|Apparent mental midget NC Gov. Pat McCory|
Driving back from Richmond, I listened to among other things an interview with the director of Equality North Carolina who expressed the view that North Carolina Republicans seemingly thought that, if they rammed the state's new anti-LGBT law through in a single day, then they could avoid the backlash that Georgia is experiencing as that state's Governor tries to decide whether to veto the Georgia bill. Whatever the North Carolina GOP cretins may have thought, they are quickly finding that escaping a severe backlash was a fantasy on their part. Major corporations, pro-sports leagues and many others are raising an outcry and their may be very real economic consequences - especially if the 4th Circuit Court of Appeals finds that anti-transgender action violates Title IX and North Carolina loses $4.5 billion in federal education funding. A piece in Think Progress looks at the growing backlash. Here are highlights:
North Carolina’s legislation, which was passed by the legislature and signed into law by the governor in , is at undoing an LGBT nondiscrimination ordinance recently passed in Charlotte by banning any local nondiscrimination laws. But it also , banning transgender people from using bathrooms that match their gender unless they change their birth certificates, preventing civil suits even when discrimination is documented, and prohibiting cities and counties from passing employment requirements — a higher minimum wage or paid sick days, for instance — that go beyond state law.While San Francisco is the first governmental entity to take a stand against the law, a huge number of businesses have already spoken out. A — including IBM, which has a big presence in the state; PayPal, which just announced the opening of a new office there; Apple; Facebook; Google; and Salesforce — have all spoken out against the law.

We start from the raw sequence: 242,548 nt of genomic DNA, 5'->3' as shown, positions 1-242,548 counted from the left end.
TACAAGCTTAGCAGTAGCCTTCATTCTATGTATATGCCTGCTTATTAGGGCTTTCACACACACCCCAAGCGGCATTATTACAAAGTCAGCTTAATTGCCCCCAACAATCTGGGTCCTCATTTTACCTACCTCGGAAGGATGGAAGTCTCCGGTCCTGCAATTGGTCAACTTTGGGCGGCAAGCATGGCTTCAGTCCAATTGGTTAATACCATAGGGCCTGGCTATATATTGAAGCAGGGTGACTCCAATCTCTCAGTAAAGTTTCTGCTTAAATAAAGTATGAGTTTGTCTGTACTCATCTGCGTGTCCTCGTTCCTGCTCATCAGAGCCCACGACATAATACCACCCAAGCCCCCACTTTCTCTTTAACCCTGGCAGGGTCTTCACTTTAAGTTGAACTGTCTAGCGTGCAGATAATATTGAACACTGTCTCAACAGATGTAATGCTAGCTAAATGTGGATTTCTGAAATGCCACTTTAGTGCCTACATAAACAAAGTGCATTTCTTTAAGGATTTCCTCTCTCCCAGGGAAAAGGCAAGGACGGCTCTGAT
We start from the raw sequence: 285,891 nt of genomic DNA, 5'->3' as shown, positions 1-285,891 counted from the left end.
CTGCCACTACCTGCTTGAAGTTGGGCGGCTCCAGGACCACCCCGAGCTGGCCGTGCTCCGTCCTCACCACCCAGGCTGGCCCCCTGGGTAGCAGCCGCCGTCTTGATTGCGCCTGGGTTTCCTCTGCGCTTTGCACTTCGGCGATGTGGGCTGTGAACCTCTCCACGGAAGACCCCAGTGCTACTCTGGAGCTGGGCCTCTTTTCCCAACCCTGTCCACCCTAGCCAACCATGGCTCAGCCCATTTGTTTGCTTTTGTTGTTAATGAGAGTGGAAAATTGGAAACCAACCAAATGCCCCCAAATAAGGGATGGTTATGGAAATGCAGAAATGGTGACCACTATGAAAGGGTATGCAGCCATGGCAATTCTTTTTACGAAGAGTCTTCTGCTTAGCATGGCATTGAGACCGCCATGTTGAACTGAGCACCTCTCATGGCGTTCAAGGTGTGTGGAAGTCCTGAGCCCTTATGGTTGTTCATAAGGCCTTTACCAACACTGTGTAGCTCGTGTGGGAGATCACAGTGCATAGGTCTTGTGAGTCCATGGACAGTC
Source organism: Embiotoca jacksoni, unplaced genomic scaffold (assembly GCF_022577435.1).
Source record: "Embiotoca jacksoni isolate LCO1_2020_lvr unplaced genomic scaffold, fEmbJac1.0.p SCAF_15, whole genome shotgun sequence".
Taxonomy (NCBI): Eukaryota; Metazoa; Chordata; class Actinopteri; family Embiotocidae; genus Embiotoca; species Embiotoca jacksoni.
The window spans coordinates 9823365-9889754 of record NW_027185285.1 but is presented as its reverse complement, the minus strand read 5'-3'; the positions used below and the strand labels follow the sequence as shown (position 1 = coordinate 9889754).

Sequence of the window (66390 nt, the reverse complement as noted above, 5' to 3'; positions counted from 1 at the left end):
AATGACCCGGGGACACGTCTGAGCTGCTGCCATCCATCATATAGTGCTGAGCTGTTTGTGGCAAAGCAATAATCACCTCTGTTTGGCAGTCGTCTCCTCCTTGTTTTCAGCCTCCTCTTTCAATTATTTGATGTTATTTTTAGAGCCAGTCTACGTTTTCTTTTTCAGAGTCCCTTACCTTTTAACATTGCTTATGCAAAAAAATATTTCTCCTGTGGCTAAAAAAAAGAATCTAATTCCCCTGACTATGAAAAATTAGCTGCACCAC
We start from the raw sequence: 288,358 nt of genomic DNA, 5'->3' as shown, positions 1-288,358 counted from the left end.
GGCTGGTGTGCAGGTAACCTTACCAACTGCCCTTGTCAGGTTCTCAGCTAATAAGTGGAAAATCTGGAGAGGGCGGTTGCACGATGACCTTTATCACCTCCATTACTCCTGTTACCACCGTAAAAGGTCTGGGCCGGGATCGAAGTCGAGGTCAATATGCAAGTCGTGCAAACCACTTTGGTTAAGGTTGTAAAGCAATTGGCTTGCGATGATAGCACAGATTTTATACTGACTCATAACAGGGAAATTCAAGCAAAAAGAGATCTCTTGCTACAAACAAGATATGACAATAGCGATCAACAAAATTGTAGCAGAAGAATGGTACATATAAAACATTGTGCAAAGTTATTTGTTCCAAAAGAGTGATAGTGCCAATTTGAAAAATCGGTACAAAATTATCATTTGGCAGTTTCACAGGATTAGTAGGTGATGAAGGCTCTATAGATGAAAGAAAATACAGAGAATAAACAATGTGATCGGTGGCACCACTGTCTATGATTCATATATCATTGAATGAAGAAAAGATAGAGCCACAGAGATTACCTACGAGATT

In , the NBA, which is set to host the All-Star Game in Charlotte next year, has spoken out against the law and put the location of that event into question. The NCAA, which is planing to hold the men’s basketball tournament in the state in 2017 and 2018, says it’s monitoring the situation, as is the Central Intercollegiate Athletic Association, the oldest African-American sports conference, which holds its annual basketball tournament in the state every year. Meanwhile, ESPN had been considering Charlotte for a possible site for the X Games in the summer but has now said it embraces “diversity and inclusion and will evaluate all of our options.”
Others have joined in as well. American Airlines, whose second-largest hub is in Charlotte, said, “Laws that allow such discrimination go against our fundamental belief of equality and are bad for the economies of the states in which they are enacted.” Lowe’s, based in Mooresville, said it “opposes any measure in any state that would encourage or allow discrimination.” Dow Chemical, which has several factories in the state, that it is “disappointed” in the signing of the law, and Biogen, a biotech company that employs more than 1,000 people in the state, also tweeted its opposition.